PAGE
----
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I am currently implementing a Kmeans clustering algorithm in R. I am not using any packages and I wrote it from scratch. I am using only one set of initial guesses, and my action upon finding an empty cluster is to select a new data point randomly and use that as the new mean for the empty cluster.

I have gathered from reading online that the solution does not always converge, and it is highly sensitive to the initial means, so when I see that behavior I am not surprised. But I am finding that sometimes my solution is actually cycling between two or more different solutions. So I have two questions associated with this observation:

1) Within a solution cycle, one solution is always better than the others as measured by the total sum of squared distances of all points to their nearest clusters. So this implies that not only does the algorithm not necessarily find the global optimum, but also it sometimes does not even improve the total sum of squared distances from one iteration to the next? I thought the solution was at least always improving...

2) What is the best way to get around this problem? Do I have to program it to recognize cycles and then select the iteration in the cycle with the lowest total distance? Or is there an easier way?

Any help would be greatly appreciated.
Thanks.

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  • $\begingroup$ K-means has no way to create clusters, so it really depends on the initial set, but when I find a cluster becomes empty, I delete it. $\endgroup$ – Mike Dunlavey Jul 26 '13 at 17:25
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From the actual objective, K-means does not optimize the sum of total distances.

K-means optimizes the sum of squares, i.e. $SSQ:=\sum_o \min_\mu \sum_i |x_i - \mu_i|^2$.

$i$ iterates over all dimensions, and $\mu$ are the cluster centers.

Technically, this means assigning each point to the closest cluster center by (squared or non-squared) Euclidean distance. But logically, you try to minimize above squared deviations across all object and dimensions.

So make sure to use the SSQ as quality measure, not some sum of distances.

Secondly, K-means clusters usually shouldn't become empty. Not if you initialize the means to be actual data points and avoid duplicates. Because then, this data point is bound to have a distance of 0. K-means clusters are voronoi cells, which are convex (at least if you properly use squared euclidean, and not some random other distance function). The mean cannot move outside of this convex area for the next iteration; only within this area. So they can't collide and such things.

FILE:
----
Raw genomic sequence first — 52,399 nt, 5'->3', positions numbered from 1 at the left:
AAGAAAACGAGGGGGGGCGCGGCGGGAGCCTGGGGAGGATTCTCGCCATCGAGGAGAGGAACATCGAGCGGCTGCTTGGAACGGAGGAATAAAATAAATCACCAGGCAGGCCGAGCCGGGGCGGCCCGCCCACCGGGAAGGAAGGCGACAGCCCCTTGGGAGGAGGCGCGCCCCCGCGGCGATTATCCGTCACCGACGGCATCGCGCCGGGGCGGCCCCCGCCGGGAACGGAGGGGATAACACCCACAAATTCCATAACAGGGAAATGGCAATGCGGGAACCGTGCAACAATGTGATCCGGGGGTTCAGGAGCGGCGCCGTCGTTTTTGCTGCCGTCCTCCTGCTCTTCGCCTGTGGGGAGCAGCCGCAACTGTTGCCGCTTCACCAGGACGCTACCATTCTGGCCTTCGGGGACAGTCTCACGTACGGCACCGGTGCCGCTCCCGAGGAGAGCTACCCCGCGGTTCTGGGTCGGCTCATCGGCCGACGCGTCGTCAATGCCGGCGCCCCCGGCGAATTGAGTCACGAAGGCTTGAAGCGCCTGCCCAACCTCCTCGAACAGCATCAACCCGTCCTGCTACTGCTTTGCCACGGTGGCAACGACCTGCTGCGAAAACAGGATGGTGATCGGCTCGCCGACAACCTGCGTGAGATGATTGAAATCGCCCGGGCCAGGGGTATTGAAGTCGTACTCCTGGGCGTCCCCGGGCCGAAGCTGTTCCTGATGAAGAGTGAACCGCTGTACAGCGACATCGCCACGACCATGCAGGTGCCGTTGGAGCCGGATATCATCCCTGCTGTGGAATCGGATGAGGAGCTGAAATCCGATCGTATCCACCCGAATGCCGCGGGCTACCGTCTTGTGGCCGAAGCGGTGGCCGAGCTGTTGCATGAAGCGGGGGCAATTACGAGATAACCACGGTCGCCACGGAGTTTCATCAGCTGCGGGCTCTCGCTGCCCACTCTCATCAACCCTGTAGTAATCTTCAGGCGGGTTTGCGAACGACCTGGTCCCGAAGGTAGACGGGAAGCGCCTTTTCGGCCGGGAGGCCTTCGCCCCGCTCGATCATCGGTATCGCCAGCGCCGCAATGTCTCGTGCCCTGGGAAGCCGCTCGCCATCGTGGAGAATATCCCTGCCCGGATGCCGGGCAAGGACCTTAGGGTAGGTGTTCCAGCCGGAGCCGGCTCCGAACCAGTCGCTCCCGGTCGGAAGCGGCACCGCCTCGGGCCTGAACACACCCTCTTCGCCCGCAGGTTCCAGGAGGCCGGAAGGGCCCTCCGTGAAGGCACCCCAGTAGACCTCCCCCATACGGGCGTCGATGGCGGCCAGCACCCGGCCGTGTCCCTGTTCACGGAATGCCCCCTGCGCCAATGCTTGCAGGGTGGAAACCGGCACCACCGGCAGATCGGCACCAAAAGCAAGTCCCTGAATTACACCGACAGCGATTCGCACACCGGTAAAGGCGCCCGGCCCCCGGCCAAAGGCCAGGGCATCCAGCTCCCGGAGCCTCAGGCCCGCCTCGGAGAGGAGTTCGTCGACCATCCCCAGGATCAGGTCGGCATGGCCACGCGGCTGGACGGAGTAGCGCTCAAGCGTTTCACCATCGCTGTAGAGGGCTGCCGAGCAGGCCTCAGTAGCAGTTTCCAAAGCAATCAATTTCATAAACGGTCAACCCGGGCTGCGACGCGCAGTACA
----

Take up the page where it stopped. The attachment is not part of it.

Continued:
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  • $\begingroup$ thank you for your explanation of the objective function Anony-Mousse. I actually meant the sum of squared distances, not the total distance, and edited my post accordingly. I think I see some significance in your explanation of Voronoi cells, but I am still not sure what that means for a cyclical solution. $\endgroup$ – Paul Jul 26 '13 at 17:17
  • $\begingroup$ Don't think of squared distances either - it won't work for arbitrary distances. It's really squared errors, across all objects and dimensions. What I meant to say is that it seems as if you have an error somewhere in your code. Adding a new cluster center must again decrease the objective function. If all your operations (and the computation of the objective function!) are valid, each must in fact decrease this objective function. $\endgroup$ – Has QUIT--Anony-Mousse Jul 27 '13 at 9:38
  • $\begingroup$ Anony Mousse, thank you for following up, you are right. I noticed that the cyclical solution was usually fairly close to a permutation of the clusters, which led me to the bug in my code. $\endgroup$ – Paul Jul 27 '13 at 14:50
  • $\begingroup$ One final note: My K-means algorithm is now converging every time. However, I am still noticiing that the total squared distances over all observations and dimensions does not necessarily decrease with each iteration. Does this mean I still have a bug in my code? Or is this normal behavior? $\endgroup$ – Paul Jul 27 '13 at 17:18
  • $\begingroup$ It's not supposed to increase. If it doesn't keep decreasing for a number of steps this can have multiple reasons. For example, numerical precision, or unstable assignments. Don't reassign objects to other clusters if both clusters have the exact same distance, unless you can still guarntee convergence then. $\endgroup$ – Has QUIT--Anony-Mousse Jul 27 '13 at 17:21

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